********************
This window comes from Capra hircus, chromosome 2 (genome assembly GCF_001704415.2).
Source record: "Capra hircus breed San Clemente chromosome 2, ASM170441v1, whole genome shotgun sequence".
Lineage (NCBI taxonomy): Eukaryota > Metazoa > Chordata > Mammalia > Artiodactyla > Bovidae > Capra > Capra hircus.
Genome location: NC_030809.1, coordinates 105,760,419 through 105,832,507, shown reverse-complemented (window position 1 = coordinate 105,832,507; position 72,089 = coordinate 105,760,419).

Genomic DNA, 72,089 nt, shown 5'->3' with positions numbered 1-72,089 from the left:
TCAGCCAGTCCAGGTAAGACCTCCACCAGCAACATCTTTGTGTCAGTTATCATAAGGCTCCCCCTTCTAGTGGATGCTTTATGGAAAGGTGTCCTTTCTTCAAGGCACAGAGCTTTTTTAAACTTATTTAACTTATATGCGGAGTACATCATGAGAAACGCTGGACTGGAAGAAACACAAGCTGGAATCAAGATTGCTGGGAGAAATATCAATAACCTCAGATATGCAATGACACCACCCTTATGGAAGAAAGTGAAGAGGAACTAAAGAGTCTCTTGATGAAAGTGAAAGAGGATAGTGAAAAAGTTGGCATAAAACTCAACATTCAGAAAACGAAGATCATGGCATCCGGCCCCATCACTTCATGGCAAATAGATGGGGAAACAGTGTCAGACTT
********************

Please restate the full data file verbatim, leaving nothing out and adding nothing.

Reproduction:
This window comes from Capra hircus, chromosome 2 (genome assembly GCF_001704415.2).
Source record: "Capra hircus breed San Clemente chromosome 2, ASM170441v1, whole genome shotgun sequence".
Lineage (NCBI taxonomy): Eukaryota > Metazoa > Chordata > Mammalia > Artiodactyla > Bovidae > Capra > Capra hircus.
Genome location: NC_030809.1, coordinates 105,760,419 through 105,832,507, shown reverse-complemented (window position 1 = coordinate 105,832,507; position 72,089 = coordinate 105,760,419).

Genomic DNA, 72,089 nt, shown 5'->3' with positions numbered 1-72,089 from the left:
TCAGCCAGTCCAGGTAAGACCTCCACCAGCAACATCTTTGTGTCAGTTATCATAAGGCTCCCCCTTCTAGTGGATGCTTTATGGAAAGGTGTCCTTTCTTCAAGGCACAGAGCTTTTTTAAACTTATTTAACTTATATGCGGAGTACATCATGAGAAACGCTGGACTGGAAGAAACACAAGCTGGAATCAAGATTGCTGGGAGAAATATCAATAACCTCAGATATGCAATGACACCACCCTTATGGAAGAAAGTGAAGAGGAACTAAAGAGTCTCTTGATGAAAGTGAAAGAGGATAGTGAAAAAGTTGGCATAAAACTCAACATTCAGAAAACGAAGATCATGGCATCCGGCCCCATCACTTCATGGCAAATAGATGGGGAAACAGTGTCAGACTT